Dhaka, Mar 19 (UNB) – How do we speak about something we cannot see? Fabienne Francotte show “Being the Other” is concerned with giving this question form.
This series maps junctures of shared trauma communicated through wordless intimacies that the artist was invited into, while working with the Rohingya community of refugees in Bangladesh.
Arranged in three parts, the show speaks to the many ways in which latent trauma is carried precariously between the need to cope, to acknowledge and to persevere.
Fabienne Francotte’s work is on view together with the Rohingyas’ artworks at Edge Galleries, Edge Foundation, in city’s Gulshan 2 on Tuesday.
The exhibition will continue at the Nalinikanta Vattashali Hall of the National Museum at Shahbagh in Dhaka from March 23 to 30.
The series of prayer mats laden with traces of their owners, explore the tangled interactions between, the Rohingya men and their relationship to the divine.
Treasured and carried with them over the course of their migration, Francotte imagines these mats shifting into emblematic objects upon which both dispossession and hope are located.
For the men, spirituality becomes a place of solace, and of longing, while simultaneously being a means of re-leveraging a lost power within their everyday lives.
The series of larger paintings follows traces of bodies once whole, now contorted by memory, violence, and silence.
The lines that contour the bodies, at moments disappear into the background, while elements such as the face of a Burmese soldier, a dress once worn, a bottle of perfume, and a pair of shoes, to name a few, emerge authoritatively on the canvas.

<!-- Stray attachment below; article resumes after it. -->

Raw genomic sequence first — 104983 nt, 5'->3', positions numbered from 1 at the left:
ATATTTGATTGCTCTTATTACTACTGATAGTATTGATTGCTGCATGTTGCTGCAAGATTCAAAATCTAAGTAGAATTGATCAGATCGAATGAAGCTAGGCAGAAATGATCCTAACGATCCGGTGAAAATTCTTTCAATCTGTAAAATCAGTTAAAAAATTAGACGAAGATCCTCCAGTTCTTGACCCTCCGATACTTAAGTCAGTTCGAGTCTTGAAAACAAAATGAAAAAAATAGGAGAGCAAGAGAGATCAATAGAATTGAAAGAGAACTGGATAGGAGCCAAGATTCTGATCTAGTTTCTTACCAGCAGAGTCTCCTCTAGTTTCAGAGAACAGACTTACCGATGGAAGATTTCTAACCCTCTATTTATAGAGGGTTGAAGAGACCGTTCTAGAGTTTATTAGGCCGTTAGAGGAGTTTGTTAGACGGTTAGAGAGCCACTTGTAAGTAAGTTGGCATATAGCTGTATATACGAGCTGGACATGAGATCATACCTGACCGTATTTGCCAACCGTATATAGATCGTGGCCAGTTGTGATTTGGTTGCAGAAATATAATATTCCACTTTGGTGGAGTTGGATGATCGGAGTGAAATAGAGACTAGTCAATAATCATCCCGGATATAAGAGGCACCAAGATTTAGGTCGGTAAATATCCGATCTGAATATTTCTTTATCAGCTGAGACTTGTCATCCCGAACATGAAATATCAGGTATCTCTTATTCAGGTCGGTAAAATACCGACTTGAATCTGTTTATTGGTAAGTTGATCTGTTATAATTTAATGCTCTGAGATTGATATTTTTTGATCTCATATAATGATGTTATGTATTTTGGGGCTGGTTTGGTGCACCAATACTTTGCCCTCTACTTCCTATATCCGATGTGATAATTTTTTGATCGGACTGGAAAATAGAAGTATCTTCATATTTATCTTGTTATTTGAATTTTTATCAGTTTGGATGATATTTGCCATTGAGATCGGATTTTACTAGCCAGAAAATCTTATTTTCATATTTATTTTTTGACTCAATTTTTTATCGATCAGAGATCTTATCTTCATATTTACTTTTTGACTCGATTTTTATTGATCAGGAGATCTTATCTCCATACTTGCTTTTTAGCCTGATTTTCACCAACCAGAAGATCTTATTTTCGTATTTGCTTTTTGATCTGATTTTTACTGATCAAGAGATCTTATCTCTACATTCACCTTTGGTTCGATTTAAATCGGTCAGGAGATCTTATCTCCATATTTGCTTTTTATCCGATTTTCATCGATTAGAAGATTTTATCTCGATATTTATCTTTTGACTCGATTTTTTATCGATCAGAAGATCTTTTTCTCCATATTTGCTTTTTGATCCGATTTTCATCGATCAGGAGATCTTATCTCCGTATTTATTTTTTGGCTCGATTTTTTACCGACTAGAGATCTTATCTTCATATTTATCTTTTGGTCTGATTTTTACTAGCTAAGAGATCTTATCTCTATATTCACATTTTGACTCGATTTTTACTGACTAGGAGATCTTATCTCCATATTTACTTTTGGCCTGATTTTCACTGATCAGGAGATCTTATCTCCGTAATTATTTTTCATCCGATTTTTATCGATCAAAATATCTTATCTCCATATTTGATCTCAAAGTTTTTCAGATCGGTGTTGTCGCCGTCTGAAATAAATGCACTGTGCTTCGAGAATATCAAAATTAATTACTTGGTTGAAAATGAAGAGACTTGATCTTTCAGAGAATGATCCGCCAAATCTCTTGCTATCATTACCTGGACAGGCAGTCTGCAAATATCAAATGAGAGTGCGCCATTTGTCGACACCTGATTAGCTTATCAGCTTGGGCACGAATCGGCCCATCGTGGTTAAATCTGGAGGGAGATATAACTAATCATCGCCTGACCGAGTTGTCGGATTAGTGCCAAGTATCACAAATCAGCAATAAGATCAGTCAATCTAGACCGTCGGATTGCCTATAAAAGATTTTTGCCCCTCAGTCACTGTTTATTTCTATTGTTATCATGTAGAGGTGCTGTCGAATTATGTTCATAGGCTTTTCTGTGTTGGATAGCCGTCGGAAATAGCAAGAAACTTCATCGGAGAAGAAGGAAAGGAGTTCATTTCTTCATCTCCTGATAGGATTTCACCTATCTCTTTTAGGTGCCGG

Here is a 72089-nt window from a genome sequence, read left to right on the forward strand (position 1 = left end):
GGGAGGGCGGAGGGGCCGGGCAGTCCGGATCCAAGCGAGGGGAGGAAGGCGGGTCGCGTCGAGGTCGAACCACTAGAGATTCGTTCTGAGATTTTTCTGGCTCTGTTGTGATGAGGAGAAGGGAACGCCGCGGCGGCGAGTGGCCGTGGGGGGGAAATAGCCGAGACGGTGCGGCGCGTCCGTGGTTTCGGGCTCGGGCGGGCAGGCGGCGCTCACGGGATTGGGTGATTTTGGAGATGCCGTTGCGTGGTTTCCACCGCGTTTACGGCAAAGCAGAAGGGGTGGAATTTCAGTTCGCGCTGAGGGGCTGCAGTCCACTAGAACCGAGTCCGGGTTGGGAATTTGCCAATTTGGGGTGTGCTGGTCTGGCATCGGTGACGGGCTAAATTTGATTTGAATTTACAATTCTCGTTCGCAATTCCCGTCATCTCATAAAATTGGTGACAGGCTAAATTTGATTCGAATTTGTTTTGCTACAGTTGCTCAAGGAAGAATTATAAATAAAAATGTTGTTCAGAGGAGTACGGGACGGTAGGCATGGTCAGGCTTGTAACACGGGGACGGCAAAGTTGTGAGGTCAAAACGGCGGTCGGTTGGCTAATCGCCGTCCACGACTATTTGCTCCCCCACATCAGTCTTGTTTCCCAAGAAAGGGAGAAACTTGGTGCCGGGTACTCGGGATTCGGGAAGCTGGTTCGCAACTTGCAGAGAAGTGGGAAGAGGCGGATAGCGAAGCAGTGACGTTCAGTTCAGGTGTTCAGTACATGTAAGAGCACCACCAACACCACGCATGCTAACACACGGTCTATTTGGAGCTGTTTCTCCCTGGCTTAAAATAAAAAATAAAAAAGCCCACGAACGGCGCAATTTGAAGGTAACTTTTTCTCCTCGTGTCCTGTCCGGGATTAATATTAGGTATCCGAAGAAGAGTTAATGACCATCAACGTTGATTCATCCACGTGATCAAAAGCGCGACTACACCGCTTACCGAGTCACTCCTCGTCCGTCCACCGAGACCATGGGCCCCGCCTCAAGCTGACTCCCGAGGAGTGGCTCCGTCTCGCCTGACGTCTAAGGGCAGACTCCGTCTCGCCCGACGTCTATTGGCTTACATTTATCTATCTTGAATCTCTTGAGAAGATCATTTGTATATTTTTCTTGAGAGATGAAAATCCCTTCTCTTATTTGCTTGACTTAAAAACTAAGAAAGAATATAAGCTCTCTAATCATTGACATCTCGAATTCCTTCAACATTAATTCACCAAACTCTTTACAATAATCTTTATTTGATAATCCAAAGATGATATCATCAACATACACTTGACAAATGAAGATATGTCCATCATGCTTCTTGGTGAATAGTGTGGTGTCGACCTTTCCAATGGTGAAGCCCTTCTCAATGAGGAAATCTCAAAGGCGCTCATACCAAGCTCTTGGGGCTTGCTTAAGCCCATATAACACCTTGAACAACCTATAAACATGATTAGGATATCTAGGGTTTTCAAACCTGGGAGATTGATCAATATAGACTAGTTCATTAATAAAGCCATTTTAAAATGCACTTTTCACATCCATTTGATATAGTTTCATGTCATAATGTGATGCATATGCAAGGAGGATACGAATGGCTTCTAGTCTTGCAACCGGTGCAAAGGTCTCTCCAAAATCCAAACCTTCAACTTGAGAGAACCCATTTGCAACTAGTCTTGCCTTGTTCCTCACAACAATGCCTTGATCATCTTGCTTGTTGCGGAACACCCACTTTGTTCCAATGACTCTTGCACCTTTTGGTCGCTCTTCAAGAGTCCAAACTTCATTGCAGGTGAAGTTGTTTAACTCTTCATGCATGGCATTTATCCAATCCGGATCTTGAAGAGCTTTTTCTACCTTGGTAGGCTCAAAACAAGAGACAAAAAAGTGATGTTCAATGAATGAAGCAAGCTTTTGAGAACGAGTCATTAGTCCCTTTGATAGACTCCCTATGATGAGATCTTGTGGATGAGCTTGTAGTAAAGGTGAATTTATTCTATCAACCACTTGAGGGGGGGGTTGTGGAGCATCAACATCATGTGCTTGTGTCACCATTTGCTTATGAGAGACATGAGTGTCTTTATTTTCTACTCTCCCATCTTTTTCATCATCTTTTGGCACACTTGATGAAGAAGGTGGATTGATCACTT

All of them as stand-ins for a history that cannot be known. The final set of pieces, features a collection of portraits stitched together; a reconstructed composite of selfie’s taken by the young girls in the community.
Rendered on brightly adorned plastic table cloths, these images reflect on the intimacies and politics of friendship and solidarity and their potential as powerful forces of resistance.
The manner in which these faces overlap say, “stand behind me I will protect you”, while another says, “if you can’t speak, I will speak!” and together they form a community of balance and support.
Adorned in make-up, and posing for photographs, they hold each other while looking firmly forward.
While an initial reading of the work may risk engendering associations of loneliness, abuse, and suffering, the artist encourages sustained looking.
“Especially toward the images that a viewer may find hard to take in. In suggesting this perhaps Francotte is also alluding to a way in we might see and acknowledge pain? In her words, “to not just see the drama of the surface, but move beyond it into the container of the soul.”